It looked like a pick ’em to many folks, but Andre Ward made those people look like prognostigatory punks, knocking down Chad Dawson three times, and stopping him in round ten of their Sept. 8 clash in Oakland.
Dawson dropped down to 168 from 175 and evidently, in retrospect, that wasn’t a smooth move. He didn’t have the energy of strength at 168 that he did at 175, and in the following weeks a bit of the luster from the Ward win was erased. Still, no pundits didn’t have the Oakland-based born again outside of the top three in their pound for pound lists after this result. Looking ahead, we now wonder if Ward isn’t injury prone. He’ll need surgery on an injured shoulder and that will scrap a fight against Kelly Pavlik, which no one was very pumped to see anyway. He had an injured hand going in to the fight before this one, against Carl Froch, and made it worse in that bout.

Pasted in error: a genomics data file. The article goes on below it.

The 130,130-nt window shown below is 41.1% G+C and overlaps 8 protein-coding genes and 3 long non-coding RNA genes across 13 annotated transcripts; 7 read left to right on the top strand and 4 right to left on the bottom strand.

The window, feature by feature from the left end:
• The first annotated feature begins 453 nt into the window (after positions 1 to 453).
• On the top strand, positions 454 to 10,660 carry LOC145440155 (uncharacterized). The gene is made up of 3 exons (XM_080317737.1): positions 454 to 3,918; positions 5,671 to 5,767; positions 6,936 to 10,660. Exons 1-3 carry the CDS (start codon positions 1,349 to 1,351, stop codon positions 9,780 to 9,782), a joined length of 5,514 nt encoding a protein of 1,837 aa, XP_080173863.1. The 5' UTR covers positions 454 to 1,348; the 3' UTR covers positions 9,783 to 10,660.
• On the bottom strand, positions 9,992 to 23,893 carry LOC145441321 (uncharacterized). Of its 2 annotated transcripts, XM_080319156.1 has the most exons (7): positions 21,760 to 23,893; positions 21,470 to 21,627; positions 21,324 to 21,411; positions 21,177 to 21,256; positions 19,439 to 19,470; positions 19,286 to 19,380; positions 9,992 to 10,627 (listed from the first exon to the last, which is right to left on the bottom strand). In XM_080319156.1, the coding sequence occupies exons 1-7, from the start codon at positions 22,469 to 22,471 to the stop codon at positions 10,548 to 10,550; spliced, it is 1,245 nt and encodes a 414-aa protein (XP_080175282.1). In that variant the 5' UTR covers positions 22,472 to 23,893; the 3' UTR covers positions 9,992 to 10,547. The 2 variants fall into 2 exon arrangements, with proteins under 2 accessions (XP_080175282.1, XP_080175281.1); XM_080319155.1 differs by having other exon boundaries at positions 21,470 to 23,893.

This is now a pattern, unfortunately; Ward injured a thumb and pulled out of an 2006 HBO Boxing After Dark bout; hurt a knee playing hoops and had to put off a fight with Enrique Ornelas in summer 2008; re-injured his knee and had to postpone an April 2010 fight with Allan Green, in that chaotic Super Six tourney; busted a finger before his Nov. 2010 fight with Sakio Bika and went into the fight hurt; suffered a cut over his right eye in September 2011 which forced postponement of the Super Six finale against Carl Froch that October; said he hurt his left hand in sparring for the Froch fight, and broke the hand in two places during the Dec. 17, 2011 bout; and injured his right shoulder in camp for a Jan. 26, 2013 fight with Pavlik. Hey, boxing is a tough sport, to state the screamingly obvious. Let us hope we aren’t deprived of the talents of Ward prematurely because his body simply isn’t built for the vicious rigors of the sport.